Monday, February 12, 2007
7 News Features: Black History Month: Virginia Key Beach
As you know, February is Black History Month. And, each week, we're going to take a look at locations that played a fundamental role in shaping, defining, and redefining the African American experience in South Florida. This morning, we profile Virginia Key Beach. Here's 7's Joel Brown.
WSVN -- 61 years and it's back to the beach on Virginia Key.
A new generation mixed in with the old.
The message to the young: This isn't just a beach, it's history -- yours.
Garth Reeves, Virginia Key Beach Trustee: "This was the only thing we had, and rather than not be able to swim in Miami-Dade County at all, we had one place to swim."
Gene Tinnie, Virginia Key Beach Trustee: "It was totally unofficial, but it was understood that this was where African-Americans could go."
In 1945, Miami-Dade County made it official. A renovated Virginia Key Beach designated "colored only." Neighboring Crandon Park is built for just whites, and blacks faced arrest for violating the color codes.
But through the years an unmistakable pride built among the black beach-goers.
Gene Tinnie: "Unlike other segregated parks around the south, this one had all the amenities that were at Crandon, so it really came a lot closer to being separate but equal."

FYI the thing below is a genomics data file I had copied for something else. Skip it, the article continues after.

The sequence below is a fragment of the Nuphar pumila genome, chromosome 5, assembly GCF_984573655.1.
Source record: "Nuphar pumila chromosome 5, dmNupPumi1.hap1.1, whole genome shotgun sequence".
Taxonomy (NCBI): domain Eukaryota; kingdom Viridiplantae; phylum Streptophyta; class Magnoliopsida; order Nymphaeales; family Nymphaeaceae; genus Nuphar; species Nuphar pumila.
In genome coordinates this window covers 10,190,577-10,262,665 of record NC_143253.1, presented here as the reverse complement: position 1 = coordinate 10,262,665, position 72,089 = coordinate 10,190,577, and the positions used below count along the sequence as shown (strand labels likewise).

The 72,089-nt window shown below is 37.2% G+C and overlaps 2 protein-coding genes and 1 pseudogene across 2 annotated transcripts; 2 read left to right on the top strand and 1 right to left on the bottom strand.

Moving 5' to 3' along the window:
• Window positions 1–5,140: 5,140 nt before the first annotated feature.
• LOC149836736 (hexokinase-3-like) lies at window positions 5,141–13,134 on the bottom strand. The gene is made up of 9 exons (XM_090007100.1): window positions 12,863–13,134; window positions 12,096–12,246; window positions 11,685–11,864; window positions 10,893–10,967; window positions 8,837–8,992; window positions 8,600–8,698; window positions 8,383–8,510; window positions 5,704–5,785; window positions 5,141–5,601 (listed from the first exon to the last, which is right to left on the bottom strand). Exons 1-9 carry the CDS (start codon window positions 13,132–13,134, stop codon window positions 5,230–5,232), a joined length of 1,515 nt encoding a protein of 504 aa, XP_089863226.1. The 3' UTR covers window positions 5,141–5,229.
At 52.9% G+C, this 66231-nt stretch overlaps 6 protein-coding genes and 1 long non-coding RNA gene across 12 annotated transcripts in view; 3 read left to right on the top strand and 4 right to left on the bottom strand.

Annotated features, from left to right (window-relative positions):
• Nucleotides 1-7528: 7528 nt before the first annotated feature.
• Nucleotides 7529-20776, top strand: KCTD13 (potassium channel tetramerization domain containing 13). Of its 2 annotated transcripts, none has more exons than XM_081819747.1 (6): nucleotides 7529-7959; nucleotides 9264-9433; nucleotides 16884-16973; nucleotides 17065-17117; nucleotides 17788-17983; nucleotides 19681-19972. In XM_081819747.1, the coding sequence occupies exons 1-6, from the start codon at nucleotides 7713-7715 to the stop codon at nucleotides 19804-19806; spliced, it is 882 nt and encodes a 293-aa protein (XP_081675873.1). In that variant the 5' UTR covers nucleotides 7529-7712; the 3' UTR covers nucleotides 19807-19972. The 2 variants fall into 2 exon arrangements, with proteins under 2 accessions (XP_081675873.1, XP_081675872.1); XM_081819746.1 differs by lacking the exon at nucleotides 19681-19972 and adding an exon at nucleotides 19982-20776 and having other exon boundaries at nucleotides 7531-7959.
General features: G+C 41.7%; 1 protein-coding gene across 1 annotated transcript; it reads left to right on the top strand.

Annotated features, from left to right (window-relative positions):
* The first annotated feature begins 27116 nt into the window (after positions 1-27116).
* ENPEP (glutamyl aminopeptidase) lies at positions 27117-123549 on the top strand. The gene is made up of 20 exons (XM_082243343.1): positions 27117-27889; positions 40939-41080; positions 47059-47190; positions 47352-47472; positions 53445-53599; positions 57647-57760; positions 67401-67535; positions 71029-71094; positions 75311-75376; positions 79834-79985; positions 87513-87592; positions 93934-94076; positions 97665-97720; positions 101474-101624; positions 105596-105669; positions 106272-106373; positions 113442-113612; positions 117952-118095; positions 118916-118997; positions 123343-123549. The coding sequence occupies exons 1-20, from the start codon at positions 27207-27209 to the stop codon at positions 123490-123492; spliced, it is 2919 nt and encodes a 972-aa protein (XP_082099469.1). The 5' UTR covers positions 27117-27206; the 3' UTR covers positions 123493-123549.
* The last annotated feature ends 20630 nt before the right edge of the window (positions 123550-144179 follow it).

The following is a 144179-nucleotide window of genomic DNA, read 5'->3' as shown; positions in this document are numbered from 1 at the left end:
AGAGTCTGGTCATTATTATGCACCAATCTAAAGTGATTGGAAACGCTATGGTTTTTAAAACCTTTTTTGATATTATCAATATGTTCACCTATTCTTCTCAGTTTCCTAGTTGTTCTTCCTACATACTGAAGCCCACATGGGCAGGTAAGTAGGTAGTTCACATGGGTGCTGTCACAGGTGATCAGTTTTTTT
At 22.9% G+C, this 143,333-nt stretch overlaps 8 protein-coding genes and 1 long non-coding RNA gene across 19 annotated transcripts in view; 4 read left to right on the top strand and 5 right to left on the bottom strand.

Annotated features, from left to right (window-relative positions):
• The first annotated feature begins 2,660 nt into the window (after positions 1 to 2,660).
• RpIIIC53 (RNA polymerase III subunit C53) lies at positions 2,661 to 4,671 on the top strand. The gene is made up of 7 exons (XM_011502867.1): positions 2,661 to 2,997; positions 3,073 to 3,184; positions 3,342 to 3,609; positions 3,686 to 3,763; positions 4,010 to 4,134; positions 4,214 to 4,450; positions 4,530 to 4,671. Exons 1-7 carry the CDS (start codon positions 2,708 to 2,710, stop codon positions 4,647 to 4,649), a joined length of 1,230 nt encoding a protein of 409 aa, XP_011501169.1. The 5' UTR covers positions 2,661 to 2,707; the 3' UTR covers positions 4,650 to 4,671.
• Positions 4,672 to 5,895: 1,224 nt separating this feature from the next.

So, in separate, blacks viewed Virginia Key as a piece of paradise: an oasis from the prejudice back on the mainland, a place where preachers could baptize the faithful, a place where children could circle around on a carousel.
Guy Forchune, Director of Operations: "As kind of the understood spot where you go to the beach, you go for a picnic, you meet the rest of the community, out at the beach."
From the 1960's, comes integration. There were less beach-goers but Virginia Key still thrived. That's up until the 80s. City money dried up and life on the Key wilted along with it.
Guy Forchune: " Virginia Key Beach wasn't kept up, the buildings were falling in disrepair, the train and carousel were not working."
Now there's work for the beach's re-birth, with millions of dollars from the Virgina Beach Park Trust.
Plans include a park along 82 acres of land off-limits to developers.
Planners even bringing back the old mini-train, one of Virginia Key's most popular rides.
Garth Reeves: "It's a great history, and I hope that this train will be a moving train that will show how far we have come and how far we have to go."
And one day, on the new Virginia Key, a museum is to be built.
Out of these sands there'll be a structure to remember the colorful history of these shores.
It's all an effort to never forget.